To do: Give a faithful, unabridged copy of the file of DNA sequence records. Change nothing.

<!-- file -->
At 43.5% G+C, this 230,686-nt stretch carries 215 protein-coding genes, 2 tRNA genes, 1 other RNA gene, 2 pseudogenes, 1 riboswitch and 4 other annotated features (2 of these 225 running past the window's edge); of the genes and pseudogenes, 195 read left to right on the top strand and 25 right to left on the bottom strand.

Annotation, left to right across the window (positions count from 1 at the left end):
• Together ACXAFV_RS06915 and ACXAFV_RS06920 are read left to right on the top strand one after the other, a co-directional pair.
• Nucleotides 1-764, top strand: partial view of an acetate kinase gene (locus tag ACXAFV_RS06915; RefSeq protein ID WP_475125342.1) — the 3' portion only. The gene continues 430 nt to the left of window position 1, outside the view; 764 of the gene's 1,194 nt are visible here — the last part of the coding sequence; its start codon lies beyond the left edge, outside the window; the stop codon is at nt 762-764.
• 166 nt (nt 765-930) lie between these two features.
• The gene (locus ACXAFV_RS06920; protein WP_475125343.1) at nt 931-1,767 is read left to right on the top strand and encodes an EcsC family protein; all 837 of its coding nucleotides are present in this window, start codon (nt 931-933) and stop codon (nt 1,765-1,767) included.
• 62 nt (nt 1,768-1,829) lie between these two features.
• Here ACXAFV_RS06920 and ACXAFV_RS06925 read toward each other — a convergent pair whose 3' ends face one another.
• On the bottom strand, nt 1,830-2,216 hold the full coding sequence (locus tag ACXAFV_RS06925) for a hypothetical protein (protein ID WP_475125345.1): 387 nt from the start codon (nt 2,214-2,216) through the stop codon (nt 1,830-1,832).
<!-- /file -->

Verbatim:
At 43.5% G+C, this 230,686-nt stretch carries 215 protein-coding genes, 2 tRNA genes, 1 other RNA gene, 2 pseudogenes, 1 riboswitch and 4 other annotated features (2 of these 225 running past the window's edge); of the genes and pseudogenes, 195 read left to right on the top strand and 25 right to left on the bottom strand.

Annotation, left to right across the window (positions count from 1 at the left end):
• Together ACXAFV_RS06915 and ACXAFV_RS06920 are read left to right on the top strand one after the other, a co-directional pair.
• Nucleotides 1-764, top strand: partial view of an acetate kinase gene (locus tag ACXAFV_RS06915; RefSeq protein ID WP_475125342.1) — the 3' portion only. The gene continues 430 nt to the left of window position 1, outside the view; 764 of the gene's 1,194 nt are visible here — the last part of the coding sequence; its start codon lies beyond the left edge, outside the window; the stop codon is at nt 762-764.
• 166 nt (nt 765-930) lie between these two features.
• The gene (locus ACXAFV_RS06920; protein WP_475125343.1) at nt 931-1,767 is read left to right on the top strand and encodes an EcsC family protein; all 837 of its coding nucleotides are present in this window, start codon (nt 931-933) and stop codon (nt 1,765-1,767) included.
• 62 nt (nt 1,768-1,829) lie between these two features.
• Here ACXAFV_RS06920 and ACXAFV_RS06925 read toward each other — a convergent pair whose 3' ends face one another.
• On the bottom strand, nt 1,830-2,216 hold the full coding sequence (locus tag ACXAFV_RS06925) for a hypothetical protein (protein ID WP_475125345.1): 387 nt from the start codon (nt 2,214-2,216) through the stop codon (nt 1,830-1,832).